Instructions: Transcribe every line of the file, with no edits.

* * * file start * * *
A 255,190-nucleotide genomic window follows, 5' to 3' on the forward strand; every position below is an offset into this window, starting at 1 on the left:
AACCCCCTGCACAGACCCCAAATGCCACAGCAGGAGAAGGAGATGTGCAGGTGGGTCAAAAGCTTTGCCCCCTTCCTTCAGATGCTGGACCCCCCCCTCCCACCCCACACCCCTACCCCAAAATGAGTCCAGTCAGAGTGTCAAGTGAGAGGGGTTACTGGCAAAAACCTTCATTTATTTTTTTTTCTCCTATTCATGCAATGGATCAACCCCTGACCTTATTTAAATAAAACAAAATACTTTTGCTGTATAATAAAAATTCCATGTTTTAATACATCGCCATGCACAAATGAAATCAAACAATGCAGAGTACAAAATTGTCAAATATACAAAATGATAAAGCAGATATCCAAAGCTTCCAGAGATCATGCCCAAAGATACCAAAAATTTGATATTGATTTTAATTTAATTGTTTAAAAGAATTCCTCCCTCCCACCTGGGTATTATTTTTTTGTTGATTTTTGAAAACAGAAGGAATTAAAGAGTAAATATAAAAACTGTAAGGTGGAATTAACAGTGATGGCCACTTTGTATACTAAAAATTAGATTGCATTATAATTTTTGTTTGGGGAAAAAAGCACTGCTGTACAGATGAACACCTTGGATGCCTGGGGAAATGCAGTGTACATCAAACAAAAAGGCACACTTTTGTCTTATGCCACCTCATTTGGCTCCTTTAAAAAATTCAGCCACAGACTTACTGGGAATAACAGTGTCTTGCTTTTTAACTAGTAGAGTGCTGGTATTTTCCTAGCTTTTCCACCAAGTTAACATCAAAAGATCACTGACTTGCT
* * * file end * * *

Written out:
A 255,190-nucleotide genomic window follows, 5' to 3' on the forward strand; every position below is an offset into this window, starting at 1 on the left:
AACCCCCTGCACAGACCCCAAATGCCACAGCAGGAGAAGGAGATGTGCAGGTGGGTCAAAAGCTTTGCCCCCTTCCTTCAGATGCTGGACCCCCCCCTCCCACCCCACACCCCTACCCCAAAATGAGTCCAGTCAGAGTGTCAAGTGAGAGGGGTTACTGGCAAAAACCTTCATTTATTTTTTTTTCTCCTATTCATGCAATGGATCAACCCCTGACCTTATTTAAATAAAACAAAATACTTTTGCTGTATAATAAAAATTCCATGTTTTAATACATCGCCATGCACAAATGAAATCAAACAATGCAGAGTACAAAATTGTCAAATATACAAAATGATAAAGCAGATATCCAAAGCTTCCAGAGATCATGCCCAAAGATACCAAAAATTTGATATTGATTTTAATTTAATTGTTTAAAAGAATTCCTCCCTCCCACCTGGGTATTATTTTTTTGTTGATTTTTGAAAACAGAAGGAATTAAAGAGTAAATATAAAAACTGTAAGGTGGAATTAACAGTGATGGCCACTTTGTATACTAAAAATTAGATTGCATTATAATTTTTGTTTGGGGAAAAAAGCACTGCTGTACAGATGAACACCTTGGATGCCTGGGGAAATGCAGTGTACATCAAACAAAAAGGCACACTTTTGTCTTATGCCACCTCATTTGGCTCCTTTAAAAAATTCAGCCACAGACTTACTGGGAATAACAGTGTCTTGCTTTTTAACTAGTAGAGTGCTGGTATTTTCCTAGCTTTTCCACCAAGTTAACATCAAAAGATCACTGACTTGCT